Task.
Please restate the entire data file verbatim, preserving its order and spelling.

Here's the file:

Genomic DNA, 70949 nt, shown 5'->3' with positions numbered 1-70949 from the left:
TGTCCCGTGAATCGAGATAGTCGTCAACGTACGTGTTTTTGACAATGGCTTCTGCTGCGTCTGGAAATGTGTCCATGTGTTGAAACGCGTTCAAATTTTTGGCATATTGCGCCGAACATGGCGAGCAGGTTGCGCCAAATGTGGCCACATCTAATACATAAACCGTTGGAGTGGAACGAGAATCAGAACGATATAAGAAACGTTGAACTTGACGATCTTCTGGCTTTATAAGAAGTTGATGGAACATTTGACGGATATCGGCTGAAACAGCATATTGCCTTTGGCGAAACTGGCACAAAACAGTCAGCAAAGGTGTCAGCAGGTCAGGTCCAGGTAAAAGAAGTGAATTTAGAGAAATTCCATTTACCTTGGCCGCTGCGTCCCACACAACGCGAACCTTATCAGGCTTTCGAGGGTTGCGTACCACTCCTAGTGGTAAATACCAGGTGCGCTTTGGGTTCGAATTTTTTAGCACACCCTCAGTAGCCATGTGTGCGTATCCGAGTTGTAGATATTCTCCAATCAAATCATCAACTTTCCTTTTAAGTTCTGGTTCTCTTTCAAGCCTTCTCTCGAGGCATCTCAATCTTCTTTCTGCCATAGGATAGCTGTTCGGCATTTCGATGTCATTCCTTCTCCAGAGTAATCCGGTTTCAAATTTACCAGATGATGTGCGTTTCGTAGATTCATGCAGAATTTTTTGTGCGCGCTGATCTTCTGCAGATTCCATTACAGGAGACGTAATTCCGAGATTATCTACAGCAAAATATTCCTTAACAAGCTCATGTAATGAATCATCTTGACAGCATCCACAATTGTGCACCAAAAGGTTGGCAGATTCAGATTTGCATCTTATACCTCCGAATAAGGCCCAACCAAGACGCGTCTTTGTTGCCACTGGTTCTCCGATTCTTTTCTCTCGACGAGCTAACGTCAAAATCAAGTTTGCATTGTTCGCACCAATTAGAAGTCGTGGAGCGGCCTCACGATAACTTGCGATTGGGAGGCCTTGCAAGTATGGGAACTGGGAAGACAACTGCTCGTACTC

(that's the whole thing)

Genomic DNA, 70949 nt, shown 5'->3' with positions numbered 1-70949 from the left:
TGTCCCGTGAATCGAGATAGTCGTCAACGTACGTGTTTTTGACAATGGCTTCTGCTGCGTCTGGAAATGTGTCCATGTGTTGAAACGCGTTCAAATTTTTGGCATATTGCGCCGAACATGGCGAGCAGGTTGCGCCAAATGTGGCCACATCTAATACATAAACCGTTGGAGTGGAACGAGAATCAGAACGATATAAGAAACGTTGAACTTGACGATCTTCTGGCTTTATAAGAAGTTGATGGAACATTTGACGGATATCGGCTGAAACAGCATATTGCCTTTGGCGAAACTGGCACAAAACAGTCAGCAAAGGTGTCAGCAGGTCAGGTCCAGGTAAAAGAAGTGAATTTAGAGAAATTCCATTTACCTTGGCCGCTGCGTCCCACACAACGCGAACCTTATCAGGCTTTCGAGGGTTGCGTACCACTCCTAGTGGTAAATACCAGGTGCGCTTTGGGTTCGAATTTTTTAGCACACCCTCAGTAGCCATGTGTGCGTATCCGAGTTGTAGATATTCTCCAATCAAATCATCAACTTTCCTTTTAAGTTCTGGTTCTCTTTCAAGCCTTCTCTCGAGGCATCTCAATCTTCTTTCTGCCATAGGATAGCTGTTCGGCATTTCGATGTCATTCCTTCTCCAGAGTAATCCGGTTTCAAATTTACCAGATGATGTGCGTTTCGTAGATTCATGCAGAATTTTTTGTGCGCGCTGATCTTCTGCAGATTCCATTACAGGAGACGTAATTCCGAGATTATCTACAGCAAAATATTCCTTAACAAGCTCATGTAATGAATCATCTTGACAGCATCCACAATTGTGCACCAAAAGGTTGGCAGATTCAGATTTGCATCTTATACCTCCGAATAAGGCCCAACCAAGACGCGTCTTTGTTGCCACTGGTTCTCCGATTCTTTTCTCTCGACGAGCTAACGTCAAAATCAAGTTTGCATTGTTCGCACCAATTAGAAGTCGTGGAGCGGCCTCACGATAACTTGCGATTGGGAGGCCTTGCAAGTATGGGAACTGGGAAGACAACTGCTCGTACTC